Pulley System

The Pulley System makes use of a disk-shaped block that a rope wraps around to create a simple machine. The tension force that is applied on one side of the rope uses the pulley system to divert the force in a different direction. Most of the examples in our NCERT books are ideal machines in which no force is lost due to friction or any other factors. Some of these parameter are established and mentioned below:

  • The magnitude of the applied force does not change but the direction does as the pulley is considered as a perfect simple machine. The resistance that the pulley provides to the rope is zero.
  • One does not need to worry about the rope and pulley’s energy when applying the Law of Conservation of energy.
  • When the force’s effect on the body attached to the pulley is being calculated the pulley’s mass need not be considered.

Pulleys – Their Purpose

The force that needs to be exerted gets reduced when using the pulley to lift bodies. For instance, at a mass hanging from the pulley a force F is applied. You will notice that the force normally required for lifting that amount of mass will be more than the force F that was applied to the pulley system.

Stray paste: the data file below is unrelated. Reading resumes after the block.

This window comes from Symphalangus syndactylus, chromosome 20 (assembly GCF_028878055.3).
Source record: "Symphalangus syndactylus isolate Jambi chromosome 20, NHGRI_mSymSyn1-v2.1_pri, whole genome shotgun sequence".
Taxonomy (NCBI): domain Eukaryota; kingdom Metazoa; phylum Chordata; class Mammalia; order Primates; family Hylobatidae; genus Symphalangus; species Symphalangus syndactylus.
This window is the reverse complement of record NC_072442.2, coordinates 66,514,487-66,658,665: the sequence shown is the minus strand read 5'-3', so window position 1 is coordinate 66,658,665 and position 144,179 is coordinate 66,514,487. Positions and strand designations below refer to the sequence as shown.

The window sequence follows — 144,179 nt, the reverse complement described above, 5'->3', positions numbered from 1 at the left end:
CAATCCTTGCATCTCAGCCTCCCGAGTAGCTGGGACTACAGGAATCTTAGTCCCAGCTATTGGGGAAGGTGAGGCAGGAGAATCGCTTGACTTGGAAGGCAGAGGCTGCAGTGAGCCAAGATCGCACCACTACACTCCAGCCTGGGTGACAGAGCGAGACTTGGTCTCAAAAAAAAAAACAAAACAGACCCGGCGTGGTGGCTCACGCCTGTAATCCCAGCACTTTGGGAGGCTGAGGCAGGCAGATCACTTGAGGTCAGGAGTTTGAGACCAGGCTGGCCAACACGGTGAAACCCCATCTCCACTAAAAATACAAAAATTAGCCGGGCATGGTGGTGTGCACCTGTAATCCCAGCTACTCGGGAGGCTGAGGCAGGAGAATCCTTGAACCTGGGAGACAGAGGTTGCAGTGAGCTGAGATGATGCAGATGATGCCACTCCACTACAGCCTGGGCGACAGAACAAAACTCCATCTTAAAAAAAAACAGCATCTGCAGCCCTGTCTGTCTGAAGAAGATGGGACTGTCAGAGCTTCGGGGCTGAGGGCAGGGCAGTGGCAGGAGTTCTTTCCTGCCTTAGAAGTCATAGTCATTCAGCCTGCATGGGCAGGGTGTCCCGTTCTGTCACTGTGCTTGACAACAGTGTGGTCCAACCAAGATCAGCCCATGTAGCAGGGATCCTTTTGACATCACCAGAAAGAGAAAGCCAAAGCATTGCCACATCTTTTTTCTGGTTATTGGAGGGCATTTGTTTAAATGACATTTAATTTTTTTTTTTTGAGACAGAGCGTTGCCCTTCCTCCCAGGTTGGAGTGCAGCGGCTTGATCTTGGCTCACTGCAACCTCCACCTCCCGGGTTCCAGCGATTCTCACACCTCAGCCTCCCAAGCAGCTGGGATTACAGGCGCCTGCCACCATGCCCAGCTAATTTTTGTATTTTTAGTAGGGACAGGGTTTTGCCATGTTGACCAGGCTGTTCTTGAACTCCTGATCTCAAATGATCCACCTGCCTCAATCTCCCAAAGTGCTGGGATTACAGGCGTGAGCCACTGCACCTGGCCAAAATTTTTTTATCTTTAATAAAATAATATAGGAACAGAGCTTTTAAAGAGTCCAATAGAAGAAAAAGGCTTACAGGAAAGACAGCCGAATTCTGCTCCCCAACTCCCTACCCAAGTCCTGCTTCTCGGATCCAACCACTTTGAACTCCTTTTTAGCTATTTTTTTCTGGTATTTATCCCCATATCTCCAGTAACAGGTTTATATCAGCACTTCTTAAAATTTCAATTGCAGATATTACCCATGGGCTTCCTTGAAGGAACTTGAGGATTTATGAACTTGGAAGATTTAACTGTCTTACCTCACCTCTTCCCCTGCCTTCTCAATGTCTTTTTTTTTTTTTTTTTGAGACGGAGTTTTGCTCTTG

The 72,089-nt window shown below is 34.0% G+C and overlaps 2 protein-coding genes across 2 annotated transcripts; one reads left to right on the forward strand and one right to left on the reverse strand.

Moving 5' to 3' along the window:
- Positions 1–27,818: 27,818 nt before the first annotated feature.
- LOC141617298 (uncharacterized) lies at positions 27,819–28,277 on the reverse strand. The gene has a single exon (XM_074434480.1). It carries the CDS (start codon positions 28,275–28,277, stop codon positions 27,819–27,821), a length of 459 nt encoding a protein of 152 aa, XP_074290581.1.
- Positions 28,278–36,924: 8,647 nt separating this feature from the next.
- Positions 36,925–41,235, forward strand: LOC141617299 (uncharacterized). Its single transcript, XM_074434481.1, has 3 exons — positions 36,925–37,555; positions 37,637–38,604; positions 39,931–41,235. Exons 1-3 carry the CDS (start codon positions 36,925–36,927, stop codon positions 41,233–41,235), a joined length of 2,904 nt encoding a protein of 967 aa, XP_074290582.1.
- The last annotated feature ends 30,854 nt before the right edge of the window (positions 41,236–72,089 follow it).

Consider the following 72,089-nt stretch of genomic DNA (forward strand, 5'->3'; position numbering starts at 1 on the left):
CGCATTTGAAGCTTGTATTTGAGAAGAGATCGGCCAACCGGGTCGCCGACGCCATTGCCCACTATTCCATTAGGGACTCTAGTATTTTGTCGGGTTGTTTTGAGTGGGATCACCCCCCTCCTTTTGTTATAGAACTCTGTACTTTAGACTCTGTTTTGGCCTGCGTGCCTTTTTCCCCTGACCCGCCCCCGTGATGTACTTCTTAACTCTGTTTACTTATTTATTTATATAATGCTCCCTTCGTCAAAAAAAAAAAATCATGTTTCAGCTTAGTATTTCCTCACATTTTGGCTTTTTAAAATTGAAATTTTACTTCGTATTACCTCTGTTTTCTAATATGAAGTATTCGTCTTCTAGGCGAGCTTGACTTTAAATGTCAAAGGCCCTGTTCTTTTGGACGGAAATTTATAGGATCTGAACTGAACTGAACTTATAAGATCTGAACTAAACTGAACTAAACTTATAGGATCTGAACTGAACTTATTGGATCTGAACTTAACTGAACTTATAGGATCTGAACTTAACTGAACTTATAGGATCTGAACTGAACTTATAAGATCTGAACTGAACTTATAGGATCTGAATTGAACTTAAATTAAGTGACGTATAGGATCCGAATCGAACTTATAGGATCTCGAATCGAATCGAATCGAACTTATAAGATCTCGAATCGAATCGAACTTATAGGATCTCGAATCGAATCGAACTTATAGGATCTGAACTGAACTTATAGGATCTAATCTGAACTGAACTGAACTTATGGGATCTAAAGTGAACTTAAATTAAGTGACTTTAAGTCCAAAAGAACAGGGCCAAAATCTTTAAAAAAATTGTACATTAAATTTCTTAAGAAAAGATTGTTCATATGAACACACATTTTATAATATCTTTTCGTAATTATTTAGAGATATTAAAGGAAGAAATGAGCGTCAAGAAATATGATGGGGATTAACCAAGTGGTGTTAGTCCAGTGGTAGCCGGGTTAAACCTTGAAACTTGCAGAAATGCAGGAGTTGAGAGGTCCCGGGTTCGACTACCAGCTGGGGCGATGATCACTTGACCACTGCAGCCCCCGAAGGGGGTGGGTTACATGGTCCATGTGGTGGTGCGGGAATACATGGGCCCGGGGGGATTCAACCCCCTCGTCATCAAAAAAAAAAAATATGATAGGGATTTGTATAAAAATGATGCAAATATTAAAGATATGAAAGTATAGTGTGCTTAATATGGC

In a normal situation, to lift a mass m with velocity that’s constant without the use of a pulley a force is applied that is equal to the mass of the object suspended from the string. The force will be represented as mg i.e. mass multiplied by gravity. By making use of a pulley this mass will be lifted up also with a force of mg along with tension (t) in an upward direction. The force gets dispersed amongst the tension of the rope fixed to the ceiling, T, and the tension of the rope wrapped up in your hand, F.

The block of mass (m) is pulled upwards by two forces of F and T. We know that mg will be equivalent to F + T and thus

2F = mg or F = mg/2

Thus, we are left with the concept that only half the force will be required to lift up a weight of mg. This is the use of a simple machine more specifically, a pulley.


Practise This Question

Figure shows a small block of mass 'm' which is started with a speed 'v' on the horizontal part of the bigger block of mass 'M' placed on a horizontal floor. The curved part of the surface shown is semicircular. All the surfaces are frictionless. Find the speed of the bigger block when the smaller block reaches the point A of the surface.